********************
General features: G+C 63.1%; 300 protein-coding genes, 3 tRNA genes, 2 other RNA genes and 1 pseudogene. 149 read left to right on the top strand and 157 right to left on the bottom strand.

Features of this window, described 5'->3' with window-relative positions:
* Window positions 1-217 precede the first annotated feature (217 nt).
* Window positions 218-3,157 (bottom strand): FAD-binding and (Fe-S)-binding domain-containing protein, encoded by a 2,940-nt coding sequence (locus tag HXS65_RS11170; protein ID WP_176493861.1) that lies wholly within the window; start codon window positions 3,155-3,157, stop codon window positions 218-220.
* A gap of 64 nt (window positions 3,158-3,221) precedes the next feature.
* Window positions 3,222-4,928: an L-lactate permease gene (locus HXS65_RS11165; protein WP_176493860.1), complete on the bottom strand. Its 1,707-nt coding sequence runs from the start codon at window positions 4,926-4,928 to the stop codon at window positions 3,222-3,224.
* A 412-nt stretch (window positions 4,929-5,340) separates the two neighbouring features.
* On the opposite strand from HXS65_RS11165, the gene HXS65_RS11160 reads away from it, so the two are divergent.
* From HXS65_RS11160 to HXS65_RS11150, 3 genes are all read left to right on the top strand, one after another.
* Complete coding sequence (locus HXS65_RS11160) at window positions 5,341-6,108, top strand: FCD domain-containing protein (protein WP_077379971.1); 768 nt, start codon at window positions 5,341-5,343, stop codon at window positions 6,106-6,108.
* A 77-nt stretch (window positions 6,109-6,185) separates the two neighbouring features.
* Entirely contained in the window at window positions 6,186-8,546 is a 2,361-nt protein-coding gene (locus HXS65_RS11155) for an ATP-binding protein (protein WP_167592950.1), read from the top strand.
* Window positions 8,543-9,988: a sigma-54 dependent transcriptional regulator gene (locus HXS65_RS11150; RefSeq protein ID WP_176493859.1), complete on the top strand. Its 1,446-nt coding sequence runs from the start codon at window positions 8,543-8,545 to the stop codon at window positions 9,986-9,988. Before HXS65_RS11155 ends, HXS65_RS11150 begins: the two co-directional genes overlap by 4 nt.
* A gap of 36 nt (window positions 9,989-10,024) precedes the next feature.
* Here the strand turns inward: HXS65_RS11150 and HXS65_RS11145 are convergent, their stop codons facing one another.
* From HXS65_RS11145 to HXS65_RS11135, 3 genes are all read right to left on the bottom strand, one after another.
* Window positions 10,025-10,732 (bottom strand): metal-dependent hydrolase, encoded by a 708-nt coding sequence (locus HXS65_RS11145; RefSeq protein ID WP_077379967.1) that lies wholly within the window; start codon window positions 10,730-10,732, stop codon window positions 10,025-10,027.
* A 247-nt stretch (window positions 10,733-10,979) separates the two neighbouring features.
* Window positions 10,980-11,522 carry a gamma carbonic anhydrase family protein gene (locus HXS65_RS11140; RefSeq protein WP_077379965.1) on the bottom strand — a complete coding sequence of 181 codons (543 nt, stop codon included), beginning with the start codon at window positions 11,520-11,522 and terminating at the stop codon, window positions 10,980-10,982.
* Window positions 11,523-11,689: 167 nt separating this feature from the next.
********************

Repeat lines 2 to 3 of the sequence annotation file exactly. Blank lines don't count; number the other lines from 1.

Features of this window, described 5'->3' with window-relative positions:
* Window positions 1-217 precede the first annotated feature (217 nt).